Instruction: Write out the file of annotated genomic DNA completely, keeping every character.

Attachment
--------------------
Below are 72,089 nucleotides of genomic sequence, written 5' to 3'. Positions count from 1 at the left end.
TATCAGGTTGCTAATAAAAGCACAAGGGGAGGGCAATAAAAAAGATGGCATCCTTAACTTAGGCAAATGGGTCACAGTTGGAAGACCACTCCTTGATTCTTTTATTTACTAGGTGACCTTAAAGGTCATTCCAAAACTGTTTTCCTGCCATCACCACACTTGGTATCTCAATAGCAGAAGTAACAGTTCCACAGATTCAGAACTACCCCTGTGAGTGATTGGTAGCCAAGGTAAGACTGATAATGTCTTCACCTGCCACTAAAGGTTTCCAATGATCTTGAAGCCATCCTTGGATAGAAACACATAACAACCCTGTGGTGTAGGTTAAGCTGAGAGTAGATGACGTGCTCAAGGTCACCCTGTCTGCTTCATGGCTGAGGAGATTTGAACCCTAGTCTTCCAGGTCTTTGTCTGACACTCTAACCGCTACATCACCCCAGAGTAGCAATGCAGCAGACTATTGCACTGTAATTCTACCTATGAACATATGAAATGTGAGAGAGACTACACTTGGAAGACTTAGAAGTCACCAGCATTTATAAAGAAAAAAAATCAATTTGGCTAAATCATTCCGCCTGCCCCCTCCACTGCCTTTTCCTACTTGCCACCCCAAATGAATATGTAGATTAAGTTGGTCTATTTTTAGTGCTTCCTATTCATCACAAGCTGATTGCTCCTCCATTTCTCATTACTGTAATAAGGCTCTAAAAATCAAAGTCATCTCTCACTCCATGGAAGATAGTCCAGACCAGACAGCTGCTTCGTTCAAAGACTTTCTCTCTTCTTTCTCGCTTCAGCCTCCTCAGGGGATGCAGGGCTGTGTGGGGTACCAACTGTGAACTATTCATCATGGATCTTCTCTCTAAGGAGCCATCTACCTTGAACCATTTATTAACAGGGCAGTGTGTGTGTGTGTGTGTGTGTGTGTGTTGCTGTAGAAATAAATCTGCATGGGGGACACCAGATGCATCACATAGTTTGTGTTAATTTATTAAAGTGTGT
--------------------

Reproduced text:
Below are 72,089 nucleotides of genomic sequence, written 5' to 3'. Positions count from 1 at the left end.
TATCAGGTTGCTAATAAAAGCACAAGGGGAGGGCAATAAAAAAGATGGCATCCTTAACTTAGGCAAATGGGTCACAGTTGGAAGACCACTCCTTGATTCTTTTATTTACTAGGTGACCTTAAAGGTCATTCCAAAACTGTTTTCCTGCCATCACCACACTTGGTATCTCAATAGCAGAAGTAACAGTTCCACAGATTCAGAACTACCCCTGTGAGTGATTGGTAGCCAAGGTAAGACTGATAATGTCTTCACCTGCCACTAAAGGTTTCCAATGATCTTGAAGCCATCCTTGGATAGAAACACATAACAACCCTGTGGTGTAGGTTAAGCTGAGAGTAGATGACGTGCTCAAGGTCACCCTGTCTGCTTCATGGCTGAGGAGATTTGAACCCTAGTCTTCCAGGTCTTTGTCTGACACTCTAACCGCTACATCACCCCAGAGTAGCAATGCAGCAGACTATTGCACTGTAATTCTACCTATGAACATATGAAATGTGAGAGAGACTACACTTGGAAGACTTAGAAGTCACCAGCATTTATAAAGAAAAAAAATCAATTTGGCTAAATCATTCCGCCTGCCCCCTCCACTGCCTTTTCCTACTTGCCACCCCAAATGAATATGTAGATTAAGTTGGTCTATTTTTAGTGCTTCCTATTCATCACAAGCTGATTGCTCCTCCATTTCTCATTACTGTAATAAGGCTCTAAAAATCAAAGTCATCTCTCACTCCATGGAAGATAGTCCAGACCAGACAGCTGCTTCGTTCAAAGACTTTCTCTCTTCTTTCTCGCTTCAGCCTCCTCAGGGGATGCAGGGCTGTGTGGGGTACCAACTGTGAACTATTCATCATGGATCTTCTCTCTAAGGAGCCATCTACCTTGAACCATTTATTAACAGGGCAGTGTGTGTGTGTGTGTGTGTGTGTGTGTTGCTGTAGAAATAAATCTGCATGGGGGACACCAGATGCATCACATAGTTTGTGTTAATTTATTAAAGTGTGT